Nebraska’s first home game comes against a Penn State team that was ranked No. 8 before the season started and was expected to compete for the Big Ten title. Both schools are at a crossroads in their seasons, and the quarterback position is a key part of that. As of now, Nebraska has not named a starter while Penn State is still rolling with junior Sean Clifford.
Clifford and Martinez have both been inaccurate, with completion percentages of 56.6% and 57.1% which rank 11th and 12th in the Big Ten, respectively. The two have proven their ability to make plays with their legs but both quarterbacks are looking to retain their spot on the depth chart.
At Penn State, head coach James Franklin wants to work sophomore quarterback Will Levis more into the quarterback rotation.
In Nebraska, that change already happened. Redshirt freshman quarterback Luke McCaffrey replaced junior quarterback Adrian Martinez in last week’s Northwestern game and with Frost singing the praises of both quarterbacks, there is no clear starter heading into Saturday.
“I still believe we have two really good players,” head coach Scott Frost said in a Thursday press conference. “Both guys have been competing for that and practicing to get there. We’ll make a decision.’’
The Nittany Lions passing offense remains potent. One thing they have used to their advantage are explosive pass plays, which are plays that gain 20 or more yards. Penn State has hit 16 such plays, second-most in the Big Ten behind Michigan.
Despite the tremendous strides made in stopping the run, the Blackshirts have had a tough time stopping the pass game this season. Against Ohio State, junior quarterback Justin Fields was near-perfect, and senior quarterback Peyton Ramsey’s second half helped propel Northwestern past Nebraska after a poor first two quarters.
Ramsey went 10-for-14 with 118 yards and two touchdowns in the second half of the Wildcats’ 21-13 victory. The Nittany Lions receiving corps has two pass-catchers expected to play at the next level in senior tight end Pat Freiermuth and junior wide receiver Jahan Dotson.
Dotson tracks the ball well and has an incredible catch radius, two reasons why he’s the Big Ten leader in receiving touchdowns and yards. Dotson and Freiermuth are a nightmare duo, but Nebraska’s best chance to stop the two is to stop whoever’s throwing.
Nebraska’s front seven has done well against the run but getting consistent pressure on the quarterback has been hard at times. A weaker Nittany Lion offensive line can help the Nebraska front seven generate pressure, as Penn State has given up 12 sacks and averaged 2.1 yards per carry over the last two weeks. The team’s offensive line has struggled immensely so far this season, but mobile quarterbacks can mask some of those problems.
What Clifford and Levis both bring to the table is their legs, which the Huskers will have to key on to prevent either quarterback from scrambling or extending plays. The Husker secondary has struggled, but pressuring the quarterback makes life easier for both the front seven and the secondary.
Like Penn State, Nebraska’s quarterbacks also have punished defenses on the ground. If the Nittany Lion defense is to have success on Saturday, they will need to keep Martinez or McCaffrey inside the pocket and make either quarterback beat them with his arm.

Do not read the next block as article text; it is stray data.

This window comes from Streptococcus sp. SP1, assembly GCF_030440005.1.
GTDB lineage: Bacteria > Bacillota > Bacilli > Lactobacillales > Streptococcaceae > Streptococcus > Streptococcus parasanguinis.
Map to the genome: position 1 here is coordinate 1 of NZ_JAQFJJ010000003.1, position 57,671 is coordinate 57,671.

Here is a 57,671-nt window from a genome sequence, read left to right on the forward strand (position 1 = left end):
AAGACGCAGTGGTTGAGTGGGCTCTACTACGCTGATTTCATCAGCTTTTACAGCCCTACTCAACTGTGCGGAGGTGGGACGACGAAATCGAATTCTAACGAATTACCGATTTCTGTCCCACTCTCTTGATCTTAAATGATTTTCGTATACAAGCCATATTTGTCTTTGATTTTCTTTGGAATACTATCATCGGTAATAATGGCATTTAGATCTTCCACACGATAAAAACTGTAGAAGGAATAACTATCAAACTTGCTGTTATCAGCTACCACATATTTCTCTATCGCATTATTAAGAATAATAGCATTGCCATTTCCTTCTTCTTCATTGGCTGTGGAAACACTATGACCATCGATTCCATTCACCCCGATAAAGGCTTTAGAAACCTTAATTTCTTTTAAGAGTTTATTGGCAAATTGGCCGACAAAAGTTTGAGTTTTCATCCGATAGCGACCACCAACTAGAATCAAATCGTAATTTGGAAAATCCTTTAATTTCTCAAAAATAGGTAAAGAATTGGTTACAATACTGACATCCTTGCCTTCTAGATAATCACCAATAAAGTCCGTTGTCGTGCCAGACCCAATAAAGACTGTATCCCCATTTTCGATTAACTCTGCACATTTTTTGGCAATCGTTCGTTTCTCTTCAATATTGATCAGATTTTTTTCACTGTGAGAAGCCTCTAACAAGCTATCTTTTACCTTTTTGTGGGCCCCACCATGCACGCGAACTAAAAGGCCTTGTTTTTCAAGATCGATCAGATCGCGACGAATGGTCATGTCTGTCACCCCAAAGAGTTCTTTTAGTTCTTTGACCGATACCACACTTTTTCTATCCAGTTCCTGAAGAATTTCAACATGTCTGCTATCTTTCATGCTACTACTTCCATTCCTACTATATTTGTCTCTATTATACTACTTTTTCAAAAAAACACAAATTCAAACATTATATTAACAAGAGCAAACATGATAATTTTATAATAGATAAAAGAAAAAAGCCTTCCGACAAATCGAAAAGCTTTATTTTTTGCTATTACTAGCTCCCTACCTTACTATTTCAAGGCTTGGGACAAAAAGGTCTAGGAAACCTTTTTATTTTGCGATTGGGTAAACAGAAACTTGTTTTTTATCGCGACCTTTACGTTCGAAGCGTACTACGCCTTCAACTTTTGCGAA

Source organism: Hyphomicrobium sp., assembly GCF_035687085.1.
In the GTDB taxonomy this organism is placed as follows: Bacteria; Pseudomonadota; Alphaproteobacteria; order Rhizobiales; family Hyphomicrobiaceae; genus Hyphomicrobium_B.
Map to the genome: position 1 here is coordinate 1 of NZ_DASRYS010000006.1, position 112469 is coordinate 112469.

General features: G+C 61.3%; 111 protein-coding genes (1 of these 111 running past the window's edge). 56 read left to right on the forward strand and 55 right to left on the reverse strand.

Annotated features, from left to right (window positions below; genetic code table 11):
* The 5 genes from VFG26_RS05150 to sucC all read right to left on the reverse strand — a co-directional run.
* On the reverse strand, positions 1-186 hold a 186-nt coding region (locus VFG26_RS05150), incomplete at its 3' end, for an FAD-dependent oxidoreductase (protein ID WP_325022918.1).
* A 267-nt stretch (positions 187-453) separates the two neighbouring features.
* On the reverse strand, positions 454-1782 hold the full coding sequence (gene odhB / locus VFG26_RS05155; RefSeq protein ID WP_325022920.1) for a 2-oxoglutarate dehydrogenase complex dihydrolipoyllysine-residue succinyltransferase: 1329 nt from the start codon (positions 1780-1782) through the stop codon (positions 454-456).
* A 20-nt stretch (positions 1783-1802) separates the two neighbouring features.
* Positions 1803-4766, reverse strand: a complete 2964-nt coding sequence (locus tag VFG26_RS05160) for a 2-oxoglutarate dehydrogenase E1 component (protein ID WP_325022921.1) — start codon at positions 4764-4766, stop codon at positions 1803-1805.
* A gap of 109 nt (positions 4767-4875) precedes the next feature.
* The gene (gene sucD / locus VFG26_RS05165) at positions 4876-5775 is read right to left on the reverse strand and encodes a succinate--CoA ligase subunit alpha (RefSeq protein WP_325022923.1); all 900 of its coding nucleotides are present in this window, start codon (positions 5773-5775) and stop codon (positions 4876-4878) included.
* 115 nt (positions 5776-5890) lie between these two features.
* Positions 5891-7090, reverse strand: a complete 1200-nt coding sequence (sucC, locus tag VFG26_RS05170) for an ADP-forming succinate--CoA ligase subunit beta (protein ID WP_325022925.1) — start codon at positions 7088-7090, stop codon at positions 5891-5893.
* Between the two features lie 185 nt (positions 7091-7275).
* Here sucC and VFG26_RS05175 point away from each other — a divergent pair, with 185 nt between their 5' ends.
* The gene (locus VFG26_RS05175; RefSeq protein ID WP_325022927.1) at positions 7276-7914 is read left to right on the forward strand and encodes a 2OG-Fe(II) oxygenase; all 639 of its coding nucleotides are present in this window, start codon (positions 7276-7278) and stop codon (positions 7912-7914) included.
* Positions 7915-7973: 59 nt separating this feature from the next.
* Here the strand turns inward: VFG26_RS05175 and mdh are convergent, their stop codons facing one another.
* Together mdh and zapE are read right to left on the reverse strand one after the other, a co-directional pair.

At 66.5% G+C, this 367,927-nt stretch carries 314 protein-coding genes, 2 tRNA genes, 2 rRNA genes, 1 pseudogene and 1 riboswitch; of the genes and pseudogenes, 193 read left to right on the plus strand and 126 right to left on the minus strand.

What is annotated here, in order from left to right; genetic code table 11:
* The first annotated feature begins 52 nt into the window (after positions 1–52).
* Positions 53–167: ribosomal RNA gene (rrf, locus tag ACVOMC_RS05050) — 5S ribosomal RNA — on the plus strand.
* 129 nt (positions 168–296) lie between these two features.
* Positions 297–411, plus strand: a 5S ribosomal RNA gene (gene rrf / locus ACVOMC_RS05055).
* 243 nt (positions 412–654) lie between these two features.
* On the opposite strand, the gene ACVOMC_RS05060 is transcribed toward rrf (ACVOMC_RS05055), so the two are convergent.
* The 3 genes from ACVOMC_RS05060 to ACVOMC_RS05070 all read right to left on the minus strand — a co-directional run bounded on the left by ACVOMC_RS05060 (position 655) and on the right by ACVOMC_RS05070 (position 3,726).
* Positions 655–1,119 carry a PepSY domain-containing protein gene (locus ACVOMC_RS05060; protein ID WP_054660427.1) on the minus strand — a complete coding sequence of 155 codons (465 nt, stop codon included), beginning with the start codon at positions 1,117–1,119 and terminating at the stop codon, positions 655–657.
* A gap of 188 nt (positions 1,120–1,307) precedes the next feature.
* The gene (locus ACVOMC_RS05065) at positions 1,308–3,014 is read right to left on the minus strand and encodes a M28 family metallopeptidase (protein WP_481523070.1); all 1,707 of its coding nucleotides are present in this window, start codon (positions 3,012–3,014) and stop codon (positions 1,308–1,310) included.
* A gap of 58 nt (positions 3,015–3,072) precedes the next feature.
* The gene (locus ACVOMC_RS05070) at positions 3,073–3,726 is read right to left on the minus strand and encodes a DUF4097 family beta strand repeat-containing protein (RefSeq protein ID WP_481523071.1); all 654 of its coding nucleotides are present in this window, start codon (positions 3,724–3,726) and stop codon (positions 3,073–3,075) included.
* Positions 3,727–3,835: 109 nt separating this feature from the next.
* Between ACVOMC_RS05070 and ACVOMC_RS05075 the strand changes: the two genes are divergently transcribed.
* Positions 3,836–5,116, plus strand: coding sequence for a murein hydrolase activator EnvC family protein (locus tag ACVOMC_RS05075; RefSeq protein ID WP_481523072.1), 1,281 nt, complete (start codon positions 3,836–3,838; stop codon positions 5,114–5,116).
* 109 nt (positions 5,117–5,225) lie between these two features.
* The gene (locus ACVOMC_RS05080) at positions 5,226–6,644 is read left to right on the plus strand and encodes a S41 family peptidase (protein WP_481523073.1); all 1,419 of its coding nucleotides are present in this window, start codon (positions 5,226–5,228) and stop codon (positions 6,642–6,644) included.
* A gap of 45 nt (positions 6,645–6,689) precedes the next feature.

Nebraska’s offensive focus will be on finishing drives consistently. The Husker offense scored only one touchdown on six red zone trips last Saturday against Northwestern. Penn State’s defense appears to be stellar against the run but shows massive holes in pass defense.
The last two games, Penn State’s pass defense has fallen to 10th in the Big Ten despite giving up only 170 passing yards and 4.72 yards per attempt to Michael Penix in the Indiana loss. In the last two games, quarterbacks have completed 73% of their throws, thrown for 600 total yards, seven touchdowns, no interceptions and averaged 10 yards per attempt.
One struggle for Penn State’s defense has been the loss of linebacker Micah Parsons, a projected first round pick in the 2021 NFL Draft. Parsons is athletic enough to pressure the quarterback or cover, whether in man or zone. His loss has neutralized some blitzes and let Maryland and Ohio State target the middle of the field more often.
Maryland hit the middle of the field on two long first quarter touchdowns to freshman wide receiver Rakim Jarrett. Jarrett ran free in part because Penn State’s linebacker blitzes were stopped by Maryland, something Parson’s presence may have changed.
On Saturday, Martinez or McCaffrey could get easy completions by using the middle third of the field instead of looking to the outside. The loss of Parsons along with a suspect secondary can get Nebraska’s new receivers going, something that hasn’t happened through the first two games.
“We’re bringing those guys along as fast as we can. I think they’re all talented guys,” Frost said. “Every week, they’re learning more, getting better, getting more detail and getting more reps. We’ll keep trying to integrate those guys as much as they’re ready to.
This is the game where Nebraska’s new receiver corps can make a difference and can tackle the issue of finishing in the red zone. It’s a chance to exploit a weaker linebacker corps and also be able to get yards back on second-and-long or convert third-and-longs, an area where Nebraska has been bad in so far this season.
Nebraska and Penn State both have the opportunity to bounce back from bad starts to the season. No matter who the starter is for either team, Nebraska’s quarterback play will need to stay consistent on Saturday and give the new receivers a chance to show why they came to Lincoln.
“All week, our team was frustrated that we didn’t get it done on Saturday,” Frost said. “I’ve been more frustrated than anyone else but I balance that with being very excited about the future.”